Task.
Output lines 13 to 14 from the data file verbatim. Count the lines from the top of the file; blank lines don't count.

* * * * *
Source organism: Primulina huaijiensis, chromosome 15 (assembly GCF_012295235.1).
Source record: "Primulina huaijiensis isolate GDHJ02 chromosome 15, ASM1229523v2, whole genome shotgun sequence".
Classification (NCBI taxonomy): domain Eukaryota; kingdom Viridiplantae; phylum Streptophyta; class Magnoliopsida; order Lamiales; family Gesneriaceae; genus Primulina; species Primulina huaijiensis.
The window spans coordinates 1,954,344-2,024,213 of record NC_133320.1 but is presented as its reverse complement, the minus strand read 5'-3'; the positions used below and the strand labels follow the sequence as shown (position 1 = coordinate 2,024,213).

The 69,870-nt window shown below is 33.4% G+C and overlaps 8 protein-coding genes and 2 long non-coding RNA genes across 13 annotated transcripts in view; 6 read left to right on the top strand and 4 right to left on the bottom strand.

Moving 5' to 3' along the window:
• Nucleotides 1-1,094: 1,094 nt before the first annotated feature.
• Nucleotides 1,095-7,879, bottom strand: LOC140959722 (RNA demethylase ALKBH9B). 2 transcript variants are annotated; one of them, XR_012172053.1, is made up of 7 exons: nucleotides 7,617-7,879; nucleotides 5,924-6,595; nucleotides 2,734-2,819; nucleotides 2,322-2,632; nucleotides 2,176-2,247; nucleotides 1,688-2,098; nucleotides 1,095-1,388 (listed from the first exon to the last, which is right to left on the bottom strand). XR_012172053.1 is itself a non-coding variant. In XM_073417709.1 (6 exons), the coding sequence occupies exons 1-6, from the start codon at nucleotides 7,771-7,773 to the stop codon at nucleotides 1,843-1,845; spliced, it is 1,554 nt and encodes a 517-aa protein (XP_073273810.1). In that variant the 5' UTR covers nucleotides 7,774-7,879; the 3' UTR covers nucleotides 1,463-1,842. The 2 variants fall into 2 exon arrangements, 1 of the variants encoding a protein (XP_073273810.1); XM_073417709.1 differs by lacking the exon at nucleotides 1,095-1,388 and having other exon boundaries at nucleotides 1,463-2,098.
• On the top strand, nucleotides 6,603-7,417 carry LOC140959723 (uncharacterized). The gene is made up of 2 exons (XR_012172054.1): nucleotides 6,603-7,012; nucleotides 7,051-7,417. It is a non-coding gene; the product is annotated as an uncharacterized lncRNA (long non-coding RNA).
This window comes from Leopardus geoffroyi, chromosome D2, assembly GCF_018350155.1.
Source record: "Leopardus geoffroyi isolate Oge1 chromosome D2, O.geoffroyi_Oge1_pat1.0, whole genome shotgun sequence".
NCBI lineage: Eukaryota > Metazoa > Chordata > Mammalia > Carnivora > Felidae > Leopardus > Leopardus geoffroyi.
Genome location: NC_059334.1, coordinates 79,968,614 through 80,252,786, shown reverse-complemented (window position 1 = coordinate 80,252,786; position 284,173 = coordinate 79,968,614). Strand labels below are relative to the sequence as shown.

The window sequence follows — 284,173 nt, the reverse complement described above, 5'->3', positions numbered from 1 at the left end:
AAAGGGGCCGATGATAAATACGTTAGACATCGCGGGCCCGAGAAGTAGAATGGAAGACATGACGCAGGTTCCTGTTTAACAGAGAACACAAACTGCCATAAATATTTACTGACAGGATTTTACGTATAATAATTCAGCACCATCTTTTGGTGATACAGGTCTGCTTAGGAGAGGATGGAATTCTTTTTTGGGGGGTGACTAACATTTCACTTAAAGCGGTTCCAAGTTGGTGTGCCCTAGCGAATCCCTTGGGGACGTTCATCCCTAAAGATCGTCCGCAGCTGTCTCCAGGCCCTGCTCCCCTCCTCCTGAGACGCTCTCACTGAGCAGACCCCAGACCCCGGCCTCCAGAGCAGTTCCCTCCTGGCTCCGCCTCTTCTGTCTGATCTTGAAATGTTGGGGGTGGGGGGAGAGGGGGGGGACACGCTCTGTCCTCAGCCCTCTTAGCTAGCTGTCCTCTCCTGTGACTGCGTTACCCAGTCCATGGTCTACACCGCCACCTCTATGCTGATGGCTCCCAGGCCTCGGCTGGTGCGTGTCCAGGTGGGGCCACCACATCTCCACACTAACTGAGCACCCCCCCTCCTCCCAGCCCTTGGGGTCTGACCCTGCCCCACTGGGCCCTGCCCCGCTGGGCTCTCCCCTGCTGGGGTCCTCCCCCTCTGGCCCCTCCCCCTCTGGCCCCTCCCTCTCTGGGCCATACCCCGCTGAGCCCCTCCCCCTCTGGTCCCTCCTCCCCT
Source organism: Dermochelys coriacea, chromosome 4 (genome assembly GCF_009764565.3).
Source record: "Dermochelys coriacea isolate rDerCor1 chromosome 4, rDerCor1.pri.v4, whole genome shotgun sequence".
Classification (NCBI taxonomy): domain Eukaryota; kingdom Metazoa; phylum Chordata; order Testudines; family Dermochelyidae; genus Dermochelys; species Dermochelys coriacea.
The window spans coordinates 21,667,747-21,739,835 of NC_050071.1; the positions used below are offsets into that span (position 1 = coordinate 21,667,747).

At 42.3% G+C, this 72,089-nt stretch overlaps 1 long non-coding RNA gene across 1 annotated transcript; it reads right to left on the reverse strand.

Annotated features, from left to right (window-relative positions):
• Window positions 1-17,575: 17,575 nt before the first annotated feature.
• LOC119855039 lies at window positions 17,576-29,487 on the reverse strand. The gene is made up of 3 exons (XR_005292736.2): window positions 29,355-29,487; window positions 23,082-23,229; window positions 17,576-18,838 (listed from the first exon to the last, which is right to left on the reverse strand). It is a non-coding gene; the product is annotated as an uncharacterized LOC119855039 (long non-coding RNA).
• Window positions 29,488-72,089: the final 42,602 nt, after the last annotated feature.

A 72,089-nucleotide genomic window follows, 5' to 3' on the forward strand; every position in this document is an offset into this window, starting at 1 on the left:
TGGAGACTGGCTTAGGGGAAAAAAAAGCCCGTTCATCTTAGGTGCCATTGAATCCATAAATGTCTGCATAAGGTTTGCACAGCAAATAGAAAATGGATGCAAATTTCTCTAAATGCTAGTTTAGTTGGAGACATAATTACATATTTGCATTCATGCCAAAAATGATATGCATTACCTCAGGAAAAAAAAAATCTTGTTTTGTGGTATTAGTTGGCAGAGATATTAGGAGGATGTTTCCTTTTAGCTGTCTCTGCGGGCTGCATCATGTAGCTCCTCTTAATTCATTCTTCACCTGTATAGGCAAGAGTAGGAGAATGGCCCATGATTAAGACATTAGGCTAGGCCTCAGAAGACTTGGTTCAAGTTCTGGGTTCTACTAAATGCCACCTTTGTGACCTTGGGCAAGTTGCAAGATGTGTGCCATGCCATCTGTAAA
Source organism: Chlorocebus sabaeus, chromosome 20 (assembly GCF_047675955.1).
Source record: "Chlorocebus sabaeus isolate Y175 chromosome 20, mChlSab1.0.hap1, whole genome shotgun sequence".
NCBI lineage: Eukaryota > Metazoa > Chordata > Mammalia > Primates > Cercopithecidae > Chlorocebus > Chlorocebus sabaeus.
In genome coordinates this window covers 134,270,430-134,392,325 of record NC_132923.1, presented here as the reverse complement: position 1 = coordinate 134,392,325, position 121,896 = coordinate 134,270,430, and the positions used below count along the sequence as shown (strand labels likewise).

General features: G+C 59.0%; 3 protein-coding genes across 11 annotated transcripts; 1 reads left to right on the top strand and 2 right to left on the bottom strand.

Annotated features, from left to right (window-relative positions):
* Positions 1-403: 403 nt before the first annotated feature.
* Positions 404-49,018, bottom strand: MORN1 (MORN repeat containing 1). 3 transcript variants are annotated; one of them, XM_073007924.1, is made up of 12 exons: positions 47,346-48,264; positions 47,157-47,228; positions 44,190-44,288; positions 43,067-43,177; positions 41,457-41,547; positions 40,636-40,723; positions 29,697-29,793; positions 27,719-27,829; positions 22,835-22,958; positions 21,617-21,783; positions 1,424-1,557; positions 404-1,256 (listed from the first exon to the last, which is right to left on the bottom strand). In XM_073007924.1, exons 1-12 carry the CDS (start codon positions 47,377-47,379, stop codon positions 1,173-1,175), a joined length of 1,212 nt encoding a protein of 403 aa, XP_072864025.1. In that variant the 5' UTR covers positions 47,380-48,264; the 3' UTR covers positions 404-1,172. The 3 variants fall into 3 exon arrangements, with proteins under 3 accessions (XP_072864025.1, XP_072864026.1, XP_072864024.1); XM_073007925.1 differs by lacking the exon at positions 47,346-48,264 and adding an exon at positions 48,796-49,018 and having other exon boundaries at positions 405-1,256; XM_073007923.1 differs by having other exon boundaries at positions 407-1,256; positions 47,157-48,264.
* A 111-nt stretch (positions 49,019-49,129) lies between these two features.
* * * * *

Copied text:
Genome location: NC_059334.1, coordinates 79,968,614 through 80,252,786, shown reverse-complemented (window position 1 = coordinate 80,252,786; position 284,173 = coordinate 79,968,614). Strand labels below are relative to the sequence as shown.

The window sequence follows — 284,173 nt, the reverse complement described above, 5'->3', positions numbered from 1 at the left end: